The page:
{
  "name": "@aurelia-ux/core",
  "path": "../node_modules/@aurelia-ux/core/dist/amd",
  "main": "index",
  "resources": ["**/*.{css,html}"]
},
{
  "name": "@aurelia-ux/input",
  "path": "../node_modules/@aurelia-ux/input/dist/amd",
  "main": "index",
  "resources": ["**/*.{css,html}"]
},
{
  "name": "@aurelia-ux/button",
  "path": "../node_modules/@aurelia-ux/button/dist/amd",
  "main": "index",
  "resources": ["**/*.{css,html}"]
},
{
  "name": "@aurelia-ux/form",
  "path": "../node_modules/@aurelia-ux/form/dist/amd",
  "main": "index",
  "resources": ["**/*.{css,html}"]
}

Using Components

The components are added as plugins to main.ts, like so:

aurelia.use
    .plugin(PLATFORM.moduleName('@aurelia-ux/core'))
    .plugin(PLATFORM.moduleName('@aurelia-ux/input'))
    .plugin(PLATFORM.moduleName('@aurelia-ux/button'))
    .plugin(PLATFORM.moduleName('@aurelia-ux/form'));

This makes them available everywhere, without needing further require tags.

Each component has a tag and properties which can be used in a template file. For instance the button is <ux-button> and can be bound to a view model variable using value.bind e.g. <ux-input value.bind="rows"></ux-input>. The elements appear unmodified in the output HTML and can be styled using CSS. Here is an example of using three components in a view model.
app.html:

<template>
  <require from="./app.css"></require>
  <ux-form>
    Rows:<ux-input value.bind="rows"></ux-input>
    Columns: <ux-input value.bind="cols"></ux-input>
    <ux-button type="raised" click.trigger="generate()">Generate</ux-button>
  </ux-form>
</template>

app.ts:

export class App {
    protected rows: number = 5; // arbitrary default
    protected cols: number = 5; // arbitrary default
    protected generate() { ... }
}

app.css (you may need to create this):

ux-form {
    padding: 2px;
    max-width: 300px;
    border: 1px solid transparent;
    border-color: var(--ux-design--primary-light)
}

CSS Variables

You may have noticed in the CSS above the use of a variable: var(--ux-design--primary-light). This is a mechanism for globally styling aurelia-ux, and is setup in the app constructor as follows:

import { autoinject } from 'aurelia-framework';
import { AureliaUX } from '@aurelia-ux/core';

@autoinject
export class App {
    protected rows: number = 5; // arbitrary default
    protected cols: number = 5; // arbitrary default

    // ux.design members: 
    //     appBackground, appForeground, controlBackground, controlForeground, 
    //     primary, primaryForeground, primaryLight, primaryLightForeground, primaryDark, primaryDarkForeground, 
    //     accent, accentForeground, accentLight, accentLightForeground, accentDark, accentDarkForeground
    constructor(private ux: AureliaUX) {
        ux.design.primary = '#DD0088';
        ux.design.accent = '#CC88FF';
        // unfortunately we don't seem to be able to change the tints by just setting the base color, so set them as well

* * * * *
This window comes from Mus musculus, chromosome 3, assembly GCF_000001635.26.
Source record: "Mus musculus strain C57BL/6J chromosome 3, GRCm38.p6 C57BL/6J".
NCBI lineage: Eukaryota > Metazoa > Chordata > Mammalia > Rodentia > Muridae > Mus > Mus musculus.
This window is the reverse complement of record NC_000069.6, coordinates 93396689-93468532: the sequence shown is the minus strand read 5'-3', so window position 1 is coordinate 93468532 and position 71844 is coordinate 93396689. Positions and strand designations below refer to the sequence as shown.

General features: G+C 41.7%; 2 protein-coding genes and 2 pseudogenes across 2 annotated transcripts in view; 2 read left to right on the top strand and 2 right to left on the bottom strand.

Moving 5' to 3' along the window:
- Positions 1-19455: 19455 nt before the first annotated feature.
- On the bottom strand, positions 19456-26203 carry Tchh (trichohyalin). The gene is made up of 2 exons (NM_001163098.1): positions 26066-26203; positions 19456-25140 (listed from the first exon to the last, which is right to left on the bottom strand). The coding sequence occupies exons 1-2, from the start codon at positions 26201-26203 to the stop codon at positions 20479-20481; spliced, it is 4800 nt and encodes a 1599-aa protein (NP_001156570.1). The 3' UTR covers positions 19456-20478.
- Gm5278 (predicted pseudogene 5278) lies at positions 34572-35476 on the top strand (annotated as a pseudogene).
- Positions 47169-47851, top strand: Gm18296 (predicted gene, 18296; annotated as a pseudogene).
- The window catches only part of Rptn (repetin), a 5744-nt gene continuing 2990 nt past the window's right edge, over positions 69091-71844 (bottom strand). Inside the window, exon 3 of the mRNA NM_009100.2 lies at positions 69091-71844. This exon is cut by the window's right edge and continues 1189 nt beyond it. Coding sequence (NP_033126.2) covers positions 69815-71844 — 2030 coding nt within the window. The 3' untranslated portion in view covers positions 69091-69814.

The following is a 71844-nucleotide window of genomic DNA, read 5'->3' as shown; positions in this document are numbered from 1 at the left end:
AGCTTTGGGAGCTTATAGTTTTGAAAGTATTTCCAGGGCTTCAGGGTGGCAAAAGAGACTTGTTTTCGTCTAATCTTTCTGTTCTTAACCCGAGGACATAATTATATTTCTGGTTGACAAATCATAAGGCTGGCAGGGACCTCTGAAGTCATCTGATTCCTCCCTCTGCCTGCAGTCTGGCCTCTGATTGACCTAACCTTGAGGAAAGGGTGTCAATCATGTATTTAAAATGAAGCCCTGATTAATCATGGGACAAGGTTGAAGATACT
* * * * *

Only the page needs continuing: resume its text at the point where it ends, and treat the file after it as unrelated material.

ux.design.primaryLight = '#DB9BBF';
        ux.design.accentLight = '#E7C9FF';
    }

    protected generate() { ... }
}

The name of the CSS variable is --ux-design--<property-name> where the property name is one of the ux.design members above. You can see them all in your browser’s CSS viewer:
CSS Design Variables
It is worth noting that CSS variables do not work in IE11 so if you expect to support that browser then aurelia-ux may not be suitable for you.

More

This is as far as I’ve gone with aurelia-ux so far, but there’s certainly more out there.

There are 11 components as it stands: button; checkbox; chip-input (a tag list); datepicker; form; input; input-info; list; radio; textarea; and switch. To find out what properties they expose download and run app-ux-showcase, or open your node_modules/@aurelia-ux/<name>/dist/amd/ux-<name>.d.ts and look at the public properties and methods.

There is also a themeing system which enables you to define your own component themes by extending implementations of the UxTheme class. Any properties in those classes can be used as CSS variables. To fully grasp this at present I’d suggest downloading the aurelia-ux source.

Automated Testing Priorities

There’s a common theme in automated software testing that the greatest effort should go into unit tests, lesser into integration tests, and least into UI tests. This is known as the testing pyramid. However I’m not convinced this is the best use of automated test developers for web applications, and I believe this is because the nature of web standards and a commonly used web application architecture invalidate some of the assumptions behind the pyramid.

Testing Goals

Before we continue we need to state the goals of automated testing. In my mind they are:

  1. Validate the correctness of the thing under test
  2. Allow refactoring of the thing under test

Note that correctness includes ‘non-functional’ things, like authorization security.

From a business perspective, we want to know that the product works as intended. Working as intended means that the application performs correctly when used through its interfaces. This would suggest that UI tests are the most important, which is the opposite of conventional wisdom.